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IMB Reports Piracy and Robberies at Lowest Levels in Nearly 30 Years

piracy and armed robbery incidents continue to decline
IMB credits increased vigilance and coordination of forces but calls for persistence (Danish Defence file photo)

Published Jul 12, 2022 7:50 PM by The Maritime Executive

Global piracy and armed robbery incidents are at their lowest level in nearly 30 years due to increased vigilance and coordinated efforts to reduce the threat to seafarers. The ICC International Maritime Bureau (IMB) issued its report for the first half of 2022 detailing that it received the lowest number of reported incidents for the first half of any year since 1994.

The report shows that there were a total of 58 incidents in the first six months of this year. While 55 vessels were boarded, the IMB report shows that only one vessel was hijacked. The total number of incidents was down nearly 15 percent from the 68 reports in the first half of 2021.

“Not only is this good news for the seafarers and the shipping industry, it is positive news for trade which promotes economic growth,” said Michael Howlett, the Director of IMB. “But the areas of risk shift and the shipping community must remain vigilant. We encourage governments and responding authorities to continue their patrols which create a deterrent effect.”

Not all the news, however, is good. During the period 23 crew were still taken hostage and five more were threatened. The IMB highlights that no crew have been kidnapped so far this year and it received no reports of vessels having been fired upon. Nonetheless, 96 percent of the incidents involved vessels being boarded with more than half the reports (32 in total) of vessels that were at anchor. Another 19 vessels were attacked while underway.

Further, while the overall number continues to decline, they also warned that hotspots persist with focus continuing on the Gulf of Guinea and the Singapore Strait. They are also highlighting a continued higher than average number of reports coming from the anchorage at Callao, Peru. Five of the reports included perpetrators armed with knives and in one case with a gun. Four of the crew taken hostage this year were also taken from the Callao anchorage.

A quarter of all the incidents reported globally in 2022 occurred in the Singapore Strait, an area that has also been highlighted by ReCAPP for the danger to ships underway in the busy sea lanes. Sixteen vessels have all boarded in the Singapore Strait so far in 2022 with weapons used in six of the incidents. The incidents are categorized by IMB as low-level opportunistic crimes. Typically, they included boarded the ships looking for spare parts or other material that can be stolen with most of the perpetrators leaving when they are discovered.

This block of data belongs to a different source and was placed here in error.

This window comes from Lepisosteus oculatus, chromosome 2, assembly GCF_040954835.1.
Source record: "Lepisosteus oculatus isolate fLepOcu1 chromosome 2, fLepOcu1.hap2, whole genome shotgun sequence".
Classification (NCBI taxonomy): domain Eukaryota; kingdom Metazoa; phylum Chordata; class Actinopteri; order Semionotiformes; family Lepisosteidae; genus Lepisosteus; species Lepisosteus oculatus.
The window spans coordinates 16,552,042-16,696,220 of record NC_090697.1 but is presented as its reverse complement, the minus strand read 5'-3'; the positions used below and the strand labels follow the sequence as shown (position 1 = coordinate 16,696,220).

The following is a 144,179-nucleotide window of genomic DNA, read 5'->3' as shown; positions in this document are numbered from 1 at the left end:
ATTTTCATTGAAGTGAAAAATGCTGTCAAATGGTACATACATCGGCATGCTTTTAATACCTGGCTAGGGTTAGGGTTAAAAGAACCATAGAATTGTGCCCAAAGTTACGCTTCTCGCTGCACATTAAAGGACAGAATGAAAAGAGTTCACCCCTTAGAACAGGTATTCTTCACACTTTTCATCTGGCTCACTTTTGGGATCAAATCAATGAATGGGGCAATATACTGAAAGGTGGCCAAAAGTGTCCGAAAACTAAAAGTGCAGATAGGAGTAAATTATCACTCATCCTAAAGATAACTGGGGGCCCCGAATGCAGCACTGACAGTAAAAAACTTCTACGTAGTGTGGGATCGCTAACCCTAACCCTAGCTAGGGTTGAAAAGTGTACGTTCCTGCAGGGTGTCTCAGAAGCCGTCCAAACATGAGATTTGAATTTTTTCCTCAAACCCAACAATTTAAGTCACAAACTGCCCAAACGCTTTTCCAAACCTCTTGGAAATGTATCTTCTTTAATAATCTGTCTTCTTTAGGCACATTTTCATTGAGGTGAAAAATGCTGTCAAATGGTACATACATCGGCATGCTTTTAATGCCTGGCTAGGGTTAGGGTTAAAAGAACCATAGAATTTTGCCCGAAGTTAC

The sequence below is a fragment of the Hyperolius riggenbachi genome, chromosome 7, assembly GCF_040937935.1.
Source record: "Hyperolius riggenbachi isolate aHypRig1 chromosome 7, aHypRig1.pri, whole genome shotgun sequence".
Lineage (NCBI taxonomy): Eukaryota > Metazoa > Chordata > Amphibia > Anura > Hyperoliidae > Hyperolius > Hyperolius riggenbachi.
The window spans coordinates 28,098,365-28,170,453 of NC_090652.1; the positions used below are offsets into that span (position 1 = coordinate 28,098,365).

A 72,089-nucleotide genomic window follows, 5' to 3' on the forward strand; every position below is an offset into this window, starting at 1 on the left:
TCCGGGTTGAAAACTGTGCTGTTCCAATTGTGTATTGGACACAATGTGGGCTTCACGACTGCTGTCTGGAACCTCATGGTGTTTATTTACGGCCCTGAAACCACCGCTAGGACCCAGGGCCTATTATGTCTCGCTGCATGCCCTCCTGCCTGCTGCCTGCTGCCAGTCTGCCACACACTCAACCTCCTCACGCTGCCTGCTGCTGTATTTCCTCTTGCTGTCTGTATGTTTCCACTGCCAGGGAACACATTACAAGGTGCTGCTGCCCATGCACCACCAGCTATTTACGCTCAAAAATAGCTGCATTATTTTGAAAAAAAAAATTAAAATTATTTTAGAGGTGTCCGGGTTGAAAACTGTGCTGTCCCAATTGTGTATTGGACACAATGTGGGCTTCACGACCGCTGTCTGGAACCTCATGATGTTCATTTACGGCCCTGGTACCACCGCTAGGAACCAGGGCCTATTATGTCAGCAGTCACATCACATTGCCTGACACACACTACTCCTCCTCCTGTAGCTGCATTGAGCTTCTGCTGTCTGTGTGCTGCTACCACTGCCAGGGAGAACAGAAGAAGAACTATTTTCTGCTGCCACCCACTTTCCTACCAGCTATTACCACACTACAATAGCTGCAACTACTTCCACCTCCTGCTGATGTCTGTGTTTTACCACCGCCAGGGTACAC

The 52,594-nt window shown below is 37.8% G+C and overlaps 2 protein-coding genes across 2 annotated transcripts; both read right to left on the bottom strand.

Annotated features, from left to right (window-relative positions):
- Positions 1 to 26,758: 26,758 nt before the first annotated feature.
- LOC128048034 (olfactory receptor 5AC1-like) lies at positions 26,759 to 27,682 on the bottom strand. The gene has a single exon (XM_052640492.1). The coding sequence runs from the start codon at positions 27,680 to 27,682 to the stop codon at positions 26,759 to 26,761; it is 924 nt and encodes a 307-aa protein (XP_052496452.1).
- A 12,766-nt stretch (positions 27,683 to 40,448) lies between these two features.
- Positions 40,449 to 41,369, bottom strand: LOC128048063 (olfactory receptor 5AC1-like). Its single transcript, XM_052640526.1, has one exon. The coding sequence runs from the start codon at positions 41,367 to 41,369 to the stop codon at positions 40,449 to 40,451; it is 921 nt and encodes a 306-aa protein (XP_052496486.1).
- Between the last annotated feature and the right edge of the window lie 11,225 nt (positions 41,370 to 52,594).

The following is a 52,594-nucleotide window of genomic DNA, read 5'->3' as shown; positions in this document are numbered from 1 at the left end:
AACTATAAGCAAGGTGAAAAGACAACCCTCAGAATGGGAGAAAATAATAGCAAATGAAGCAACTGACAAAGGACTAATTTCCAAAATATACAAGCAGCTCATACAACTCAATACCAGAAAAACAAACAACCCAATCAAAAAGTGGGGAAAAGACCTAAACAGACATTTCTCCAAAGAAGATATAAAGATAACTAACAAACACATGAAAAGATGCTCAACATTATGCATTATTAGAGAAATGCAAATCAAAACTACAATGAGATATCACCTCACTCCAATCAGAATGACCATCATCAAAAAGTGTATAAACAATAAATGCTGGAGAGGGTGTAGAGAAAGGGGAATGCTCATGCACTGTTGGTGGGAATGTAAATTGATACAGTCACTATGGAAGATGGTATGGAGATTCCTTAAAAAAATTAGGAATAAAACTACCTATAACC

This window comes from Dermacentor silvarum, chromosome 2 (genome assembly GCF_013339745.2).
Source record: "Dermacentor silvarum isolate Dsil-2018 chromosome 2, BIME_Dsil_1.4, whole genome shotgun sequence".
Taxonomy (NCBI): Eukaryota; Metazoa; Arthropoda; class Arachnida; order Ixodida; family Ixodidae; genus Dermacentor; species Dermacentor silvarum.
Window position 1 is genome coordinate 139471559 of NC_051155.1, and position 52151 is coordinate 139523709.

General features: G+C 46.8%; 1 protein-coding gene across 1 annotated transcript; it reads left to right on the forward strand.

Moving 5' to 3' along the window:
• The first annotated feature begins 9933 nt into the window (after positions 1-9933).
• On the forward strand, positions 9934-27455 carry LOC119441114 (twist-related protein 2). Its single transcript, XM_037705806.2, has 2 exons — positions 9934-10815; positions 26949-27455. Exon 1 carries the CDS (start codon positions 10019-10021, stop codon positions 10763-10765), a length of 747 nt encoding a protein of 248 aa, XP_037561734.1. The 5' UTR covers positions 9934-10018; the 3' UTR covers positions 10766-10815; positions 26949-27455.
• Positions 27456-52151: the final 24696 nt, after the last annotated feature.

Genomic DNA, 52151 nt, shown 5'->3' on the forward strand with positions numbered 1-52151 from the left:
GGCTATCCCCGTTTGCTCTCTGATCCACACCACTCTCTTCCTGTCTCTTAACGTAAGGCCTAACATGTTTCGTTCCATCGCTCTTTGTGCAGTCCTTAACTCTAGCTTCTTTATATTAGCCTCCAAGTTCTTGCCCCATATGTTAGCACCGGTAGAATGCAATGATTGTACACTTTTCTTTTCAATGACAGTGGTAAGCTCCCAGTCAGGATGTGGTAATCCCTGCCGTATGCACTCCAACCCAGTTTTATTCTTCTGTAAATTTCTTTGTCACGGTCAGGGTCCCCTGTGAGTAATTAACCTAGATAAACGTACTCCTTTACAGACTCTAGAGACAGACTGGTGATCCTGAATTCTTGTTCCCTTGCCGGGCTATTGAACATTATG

In the same region, IMB also highlights a slight increase in reported incidents for the first time since 2018 in the Indonesian archipelagic. A total of seven reports were received in 2022 versus five last year. This year, five vessels were boarded at anchor and one each while the vessels were at berth and steaming. Weapons were reported in at least three incidents with one crew reported threatened.

While 20 percent of the reports continued to come from the Gulf of Guinea, the IMB shows a steady decline during the first half of the year in each of the past five years. Incidents were down by approximately half to 12 this year, which compares to 23 last year and a peak of 50 in the first half of 2018. Ten of the reports this year were defined as armed robberies with the remaining two as piracy.

They credit the better coordination in the region as helping to contribute to the decline in attacks on ships. As an example, they cite the attack on a Panamax bulk carrier in April 260 miles of the coast of Ghana. The IMB Piracy Reporting Centre alerted and liaised with the regional authorities and international warships to request assistance. An Italian warship and its helicopter responded ensuring the safety of the crew and then escorting the bulker to port.

In its report, IMB however also highlights that 74 percent of the crew taken hostage globally this year happened in the Gulf of Guinea. They repeated calls for the coastal response agencies and independent international navies to continue their efforts to ensure this crime is permanently addressed.

Yesterday, leaders in the shipping industry, including the International Chamber of Shipping (ICS), BIMCO, Intertanko, Intercargo, and Oil Companies International Marine Forum (OCIMF), joined together to show their support for the efforts being undertaken by Nigerian forces to reduce the threat of piracy in the region and the progress in the region. The shipping associations joined with the Nigerian Navy, Nigerian Maritime Safety Agency (NIMASA), and the Nigerian Industry Working Group (NIWG), to launch a new strategy to end piracy, armed robbery, and kidnapping in the Gulf of Guinea.

In announcing their cooperation, they said the strategy establishes a mechanism to periodically assess the effectiveness of country-piracy initiatives and commitments in the Gulf of Guinea. Targeted at all stakeholders operating in the region, they said it will identify areas of improvement and reinforcement in order to eliminate piracy.

The IMB in its half-year report points out that vigilance is required even in areas after piracy ceases. They warned for example that the threat of piracy still exists in the waters of the southern Red Sea and in the Gulf of Aden, which include the Yemeni and Somali coasts, despite no reported incidents in 2022.